The electrical switch of the present invention has a low profile and is of the same size as integrated circuit packages. Operating member 34 does not extend above the upper surface of cover member 18. FIGS. 7 and 8 show alternative spring contact members 32A, 32B. Spring contact member 32A has the same configuration as spring contact member 32 except that projections 36A are at right angles with respect to main section of contact member 32A and include barbs 58 which secure projections 36A in recesses 60 as shown in FIG. 9.

Spring contact member 32B has a U-shaped section 62 at the central section thereof which contains barbs 64 that bite into operating member 34B when U-shaped section 62 is forced into recess 66 of operating member 34B as shown in FIG. 10.

As can be discerned, a low profile DIP switch has been disclosed which includes an operating member completely covering the spring movable contact member with flexible cover sections of the operating member having detents that cooperate with projections on an inside surface of a cover member to maintain the movable contact member in an operative or non-operative position with tactile feel.

Patent Citations
Cited PatentFiling datePublication dateApplicantTitle
US3729600 *Aug 28, 1971Apr 24, 1973Erg Ind Corp LtdSlide switch assembly with resilient bridging contact and terminal structure adaptable to 8/n pole configurations
US3963884 *Jan 21, 1975Jun 15, 1976Mcgraw-Edison CompanyMiniature multipole double-throw slide switch
US4029914 *Apr 14, 1976Jun 14, 1977A P Products IncorporatedMultiple switch mechanism
US4128745 *Jan 4, 1977Dec 5, 1978Continental-Wirt Electronics CorporationSlide switch with snap-action detent means
US4268728 *Apr 23, 1979May 19, 1981Amp IncorporatedSwitch encoder
US4326110 *Sep 15, 1980Apr 20, 1982Cts CorporationPreprogrammed slide switch assembly
US4376234 *May 5, 1981Mar 8, 1983Liataud James PDip switch
US4393281 *Aug 18, 1981Jul 12, 1983Matsu Kyu Kabushiki KaishaDip switch
Non-Patent Citations
Reference
1Gathman, Dave, "Firm Has Big Plans for its Little Switch", In: Daily Courier News, (Elgin, IL), Business/Finance Section, p. 9, May 25, 1983.
2 *Gathman, Dave, Firm Has Big Plans for its Little Switch , In: Daily Courier News, (Elgin, IL), Business/Finance Section, p. 9, May 25, 1983.
Referenced by
Citing PatentFiling datePublication dateApplicantTitle
US4658101 *Feb 19, 1986Apr 14, 1987Teikoku Tsushin Kogyo Co., Ltd.Sliding-type dip switch
US4814565 *Aug 7, 1986Mar 21, 1989Omron Tateisi Electronics Co.Sealed slide switch
US4841105 *Apr 11, 1988Jun 20, 1989Amp IncorporatedSlide switch configured as an integrated circuit package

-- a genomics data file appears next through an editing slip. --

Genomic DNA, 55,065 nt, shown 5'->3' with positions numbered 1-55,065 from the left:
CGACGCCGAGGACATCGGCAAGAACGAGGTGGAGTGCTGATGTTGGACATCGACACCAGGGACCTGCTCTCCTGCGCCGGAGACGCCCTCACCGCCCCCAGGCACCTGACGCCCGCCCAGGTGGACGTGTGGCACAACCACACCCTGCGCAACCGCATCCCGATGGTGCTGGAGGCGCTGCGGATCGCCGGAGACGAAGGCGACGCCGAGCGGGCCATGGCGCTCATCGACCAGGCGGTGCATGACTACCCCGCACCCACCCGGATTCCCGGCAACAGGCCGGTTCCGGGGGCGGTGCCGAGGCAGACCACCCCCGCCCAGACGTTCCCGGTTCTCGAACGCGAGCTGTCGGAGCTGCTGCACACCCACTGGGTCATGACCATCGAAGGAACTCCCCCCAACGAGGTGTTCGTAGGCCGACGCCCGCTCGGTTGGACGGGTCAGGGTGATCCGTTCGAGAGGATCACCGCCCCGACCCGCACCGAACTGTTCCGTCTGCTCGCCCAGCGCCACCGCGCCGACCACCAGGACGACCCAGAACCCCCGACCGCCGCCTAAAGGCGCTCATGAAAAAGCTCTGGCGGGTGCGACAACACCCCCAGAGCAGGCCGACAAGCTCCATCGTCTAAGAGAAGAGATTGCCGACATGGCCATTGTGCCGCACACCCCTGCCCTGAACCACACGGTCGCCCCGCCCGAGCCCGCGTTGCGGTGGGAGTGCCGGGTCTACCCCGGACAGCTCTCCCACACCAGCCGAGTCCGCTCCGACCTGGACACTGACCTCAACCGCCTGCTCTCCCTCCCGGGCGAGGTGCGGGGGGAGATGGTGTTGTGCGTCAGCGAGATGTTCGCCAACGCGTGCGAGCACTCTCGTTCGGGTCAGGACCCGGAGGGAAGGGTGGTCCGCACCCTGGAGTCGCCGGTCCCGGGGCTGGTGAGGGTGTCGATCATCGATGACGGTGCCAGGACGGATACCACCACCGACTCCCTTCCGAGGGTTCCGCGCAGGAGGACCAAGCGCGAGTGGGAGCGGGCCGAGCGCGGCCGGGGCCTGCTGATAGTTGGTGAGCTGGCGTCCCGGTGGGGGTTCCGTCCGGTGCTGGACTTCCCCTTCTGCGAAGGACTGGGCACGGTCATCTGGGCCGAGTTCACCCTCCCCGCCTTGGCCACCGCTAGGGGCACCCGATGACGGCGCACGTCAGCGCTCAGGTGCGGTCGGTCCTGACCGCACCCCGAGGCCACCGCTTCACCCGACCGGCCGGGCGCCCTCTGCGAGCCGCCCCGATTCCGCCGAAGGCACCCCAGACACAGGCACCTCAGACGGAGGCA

US4851625 *Oct 4, 1988Jul 25, 1989Siemens AktiengesellschaftSliding switch
US4950847 *Jul 13, 1989Aug 21, 1990Billman Timothy BSealed printed circuit board switch
US4978822 *Oct 12, 1989Dec 18, 1990Amp IncorporatedSwitch for integrated circuit package
US5010445 *Jan 25, 1990Apr 23, 1991Weinold Christoffer SDIP switch with built-in active interfacing circuitry
US5662213 *Mar 4, 1996Sep 2, 1997Delta Systems, Inc.Trim switch with waterproof boot
US5696363 *May 24, 1996Dec 9, 1997SolaicElectronic component including a switch that is movable in translation
US5967302 *Mar 6, 1998Oct 19, 1999Lin; Hsi-ChiDual inline package switch
US6333479 *Jan 4, 2001Dec 25, 2001Chi-Long TaiDual in-line type finger-actuated switch
US7002085 *Mar 5, 2004Feb 21, 2006Braun GmbhSlide switch
US7109430Jul 17, 2003Sep 19, 2006Emrise CorporationLow profile rotary switch with detent in the bushing
US7144263Nov 24, 2004Dec 5, 2006Yazaki North America, Inc.Shorting bar connector
US7365282Jun 29, 2005Apr 29, 2008Lutron Electronics Co., Ltd.Pull out air gap switch for wallbox-mounted dimmer
US7837344Mar 16, 2007Nov 23, 2010Lutron Electronics Co., Inc.Traditional-opening dimmer switch having a multi-functional button
US8323030Apr 2, 2010Dec 4, 2012May Daniel CHeart compression simulation device
US8465294Jan 24, 2011Jun 18, 2013Daniel C. MayHeart compression simulation device
US20130068598 *Sep 12, 2012Mar 21, 2013Alps Electric Co., Ltd.Slide switch device
Classifications
U.S. Classification200/16.00D, 200/548, 200/16.00R
International ClassificationH01H15/06, B29C65/02, H01H15/00
Cooperative ClassificationB29C65/02, B29C66/137, H01H15/005
European ClassificationH01H15/00D
Legal Events
DateCodeEventDescription
Sep 20, 1995FPAYFee payment
Year of fee payment: 12
Nov 29, 1991FPAYFee payment
Year of fee payment: 8
Dec 1, 1987FPAYFee payment
Year of fee payment: 4
Sep 29, 1982ASAssignment
Owner name: AMP INCORPORATED, P.O. BOX 3608, HARRISBURG, PA. 1
Free format text: ASSIGNMENT OF ASSIGNORS INTEREST.;ASSIGNOR:OLSSON, BILLY E.;REEL/FRAME:004050/0870
Effective date: 19820927